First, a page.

By Riccardo Galbiati, Palo Alto Networks
Trust was historically the barrier to widespread implementation of remote work. That is, employers wondered if they could trust employees to do the right thing when they weren’t in the office, delivering the same level of performance or productivity when faced with the distractions of home. Until recently, working remotely in the comfort of home was perceived as a rare permission or privilege. As part of dealing with the challenges of the past 18 months, people adapted to completely different ways of living, learning and working. That missing trust in employees seems to suddenly be adopted and effectively so. But, trusting remote workers is very different from implicitly trusting the technology they use.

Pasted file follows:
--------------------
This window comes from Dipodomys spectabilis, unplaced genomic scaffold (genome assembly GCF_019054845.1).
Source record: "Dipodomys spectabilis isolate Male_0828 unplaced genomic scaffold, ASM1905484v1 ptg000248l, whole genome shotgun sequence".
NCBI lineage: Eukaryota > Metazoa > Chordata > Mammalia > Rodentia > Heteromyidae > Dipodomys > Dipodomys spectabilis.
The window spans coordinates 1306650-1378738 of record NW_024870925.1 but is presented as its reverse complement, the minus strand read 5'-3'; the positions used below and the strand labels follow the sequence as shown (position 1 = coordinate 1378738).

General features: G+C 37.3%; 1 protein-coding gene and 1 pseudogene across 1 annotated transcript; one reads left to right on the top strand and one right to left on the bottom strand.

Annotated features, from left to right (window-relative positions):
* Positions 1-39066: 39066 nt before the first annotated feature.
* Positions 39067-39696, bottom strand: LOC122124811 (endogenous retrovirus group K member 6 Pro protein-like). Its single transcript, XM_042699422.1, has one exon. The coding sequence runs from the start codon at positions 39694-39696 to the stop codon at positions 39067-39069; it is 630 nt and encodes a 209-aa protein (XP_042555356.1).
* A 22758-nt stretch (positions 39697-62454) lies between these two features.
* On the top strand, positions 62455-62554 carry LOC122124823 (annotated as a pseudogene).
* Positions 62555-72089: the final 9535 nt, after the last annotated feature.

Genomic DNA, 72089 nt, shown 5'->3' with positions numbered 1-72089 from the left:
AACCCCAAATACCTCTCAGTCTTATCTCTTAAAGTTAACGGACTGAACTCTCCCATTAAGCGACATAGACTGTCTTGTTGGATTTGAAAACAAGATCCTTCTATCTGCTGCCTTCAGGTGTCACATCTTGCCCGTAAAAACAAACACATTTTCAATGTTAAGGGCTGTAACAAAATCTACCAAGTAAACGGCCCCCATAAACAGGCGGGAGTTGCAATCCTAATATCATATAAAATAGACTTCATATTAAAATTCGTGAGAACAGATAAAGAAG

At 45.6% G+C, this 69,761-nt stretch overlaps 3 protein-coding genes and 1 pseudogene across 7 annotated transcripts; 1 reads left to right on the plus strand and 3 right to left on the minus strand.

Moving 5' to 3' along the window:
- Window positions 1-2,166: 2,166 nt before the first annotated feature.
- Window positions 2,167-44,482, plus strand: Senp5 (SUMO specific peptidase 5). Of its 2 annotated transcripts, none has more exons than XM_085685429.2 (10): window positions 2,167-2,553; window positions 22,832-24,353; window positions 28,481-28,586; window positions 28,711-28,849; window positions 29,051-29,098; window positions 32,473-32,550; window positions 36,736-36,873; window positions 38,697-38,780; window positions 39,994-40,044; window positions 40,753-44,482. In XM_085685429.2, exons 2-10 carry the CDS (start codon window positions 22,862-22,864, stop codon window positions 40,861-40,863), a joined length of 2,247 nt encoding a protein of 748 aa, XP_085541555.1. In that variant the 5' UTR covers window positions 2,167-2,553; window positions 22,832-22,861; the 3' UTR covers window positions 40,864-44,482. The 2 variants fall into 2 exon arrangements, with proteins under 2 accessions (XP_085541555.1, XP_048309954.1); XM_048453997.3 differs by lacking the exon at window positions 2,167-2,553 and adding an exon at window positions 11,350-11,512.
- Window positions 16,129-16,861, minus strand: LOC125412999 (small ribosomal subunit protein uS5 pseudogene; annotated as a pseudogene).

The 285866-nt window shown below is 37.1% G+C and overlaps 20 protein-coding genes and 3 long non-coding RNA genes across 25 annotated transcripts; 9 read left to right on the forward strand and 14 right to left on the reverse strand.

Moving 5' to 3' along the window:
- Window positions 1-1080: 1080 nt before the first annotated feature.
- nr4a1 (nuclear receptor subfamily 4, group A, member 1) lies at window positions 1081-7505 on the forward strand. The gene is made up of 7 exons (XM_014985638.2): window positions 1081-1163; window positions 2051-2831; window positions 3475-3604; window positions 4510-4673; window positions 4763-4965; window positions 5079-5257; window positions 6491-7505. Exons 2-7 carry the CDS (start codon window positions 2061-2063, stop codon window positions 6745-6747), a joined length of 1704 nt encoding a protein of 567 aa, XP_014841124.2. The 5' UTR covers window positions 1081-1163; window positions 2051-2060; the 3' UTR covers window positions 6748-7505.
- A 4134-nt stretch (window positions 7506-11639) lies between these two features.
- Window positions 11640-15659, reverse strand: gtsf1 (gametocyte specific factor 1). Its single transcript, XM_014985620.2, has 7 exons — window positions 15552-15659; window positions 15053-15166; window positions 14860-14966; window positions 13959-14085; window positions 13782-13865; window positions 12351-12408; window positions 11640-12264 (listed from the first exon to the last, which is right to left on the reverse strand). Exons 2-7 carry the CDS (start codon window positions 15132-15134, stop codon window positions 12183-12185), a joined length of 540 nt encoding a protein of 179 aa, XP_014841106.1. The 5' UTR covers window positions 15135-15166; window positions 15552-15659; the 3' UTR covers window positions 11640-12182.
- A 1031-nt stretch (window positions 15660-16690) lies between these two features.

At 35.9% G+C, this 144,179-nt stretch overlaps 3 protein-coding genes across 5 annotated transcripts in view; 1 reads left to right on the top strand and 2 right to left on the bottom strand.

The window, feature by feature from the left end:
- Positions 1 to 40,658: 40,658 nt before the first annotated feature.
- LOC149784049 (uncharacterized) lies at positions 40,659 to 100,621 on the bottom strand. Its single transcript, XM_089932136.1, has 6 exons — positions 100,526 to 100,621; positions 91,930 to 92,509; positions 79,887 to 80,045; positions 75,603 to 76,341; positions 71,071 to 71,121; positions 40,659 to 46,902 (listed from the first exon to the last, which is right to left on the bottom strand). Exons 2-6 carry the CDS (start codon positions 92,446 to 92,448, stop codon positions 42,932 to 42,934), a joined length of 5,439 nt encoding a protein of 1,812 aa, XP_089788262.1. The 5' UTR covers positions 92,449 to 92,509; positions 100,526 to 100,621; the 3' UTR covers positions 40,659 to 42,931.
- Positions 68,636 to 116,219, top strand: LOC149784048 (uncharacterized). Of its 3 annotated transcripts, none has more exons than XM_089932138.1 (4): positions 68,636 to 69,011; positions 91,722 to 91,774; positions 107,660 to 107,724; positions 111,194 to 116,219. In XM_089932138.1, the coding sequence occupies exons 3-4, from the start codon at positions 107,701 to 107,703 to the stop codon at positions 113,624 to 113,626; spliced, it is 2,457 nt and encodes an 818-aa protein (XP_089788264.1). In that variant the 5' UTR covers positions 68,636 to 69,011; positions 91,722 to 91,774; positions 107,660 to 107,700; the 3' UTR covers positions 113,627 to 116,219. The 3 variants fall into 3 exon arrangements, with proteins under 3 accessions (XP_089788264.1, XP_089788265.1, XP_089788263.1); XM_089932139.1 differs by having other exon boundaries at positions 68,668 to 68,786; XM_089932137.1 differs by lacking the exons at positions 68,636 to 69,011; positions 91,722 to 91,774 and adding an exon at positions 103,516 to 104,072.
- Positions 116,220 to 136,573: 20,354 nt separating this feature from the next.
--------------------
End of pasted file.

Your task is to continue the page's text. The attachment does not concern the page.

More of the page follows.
What is “trust” if not an emotional brain state that is reached when there is belief that someone will behave in certain ways? Employers can and should trust employees. But, there’s a second element of trust involved in remote work. We use technology to mediate between where workers are and where the information they need to access is stored. Trouble starts to appear when access from these users’ devices is loosely granted to data, applications and IT systems.
In cybersecurity, for example, you’ll often see mentions of trusted networks, channels, interfaces, devices, certificates, credentials and many other elements of the IT infrastructure that have been personified, in order to achieve simplification. This perception of trust comes from the implicit belief that these components have somehow earned the right to be used without restriction, most likely because of their present location or the fact they have proven their identity at least once, successfully.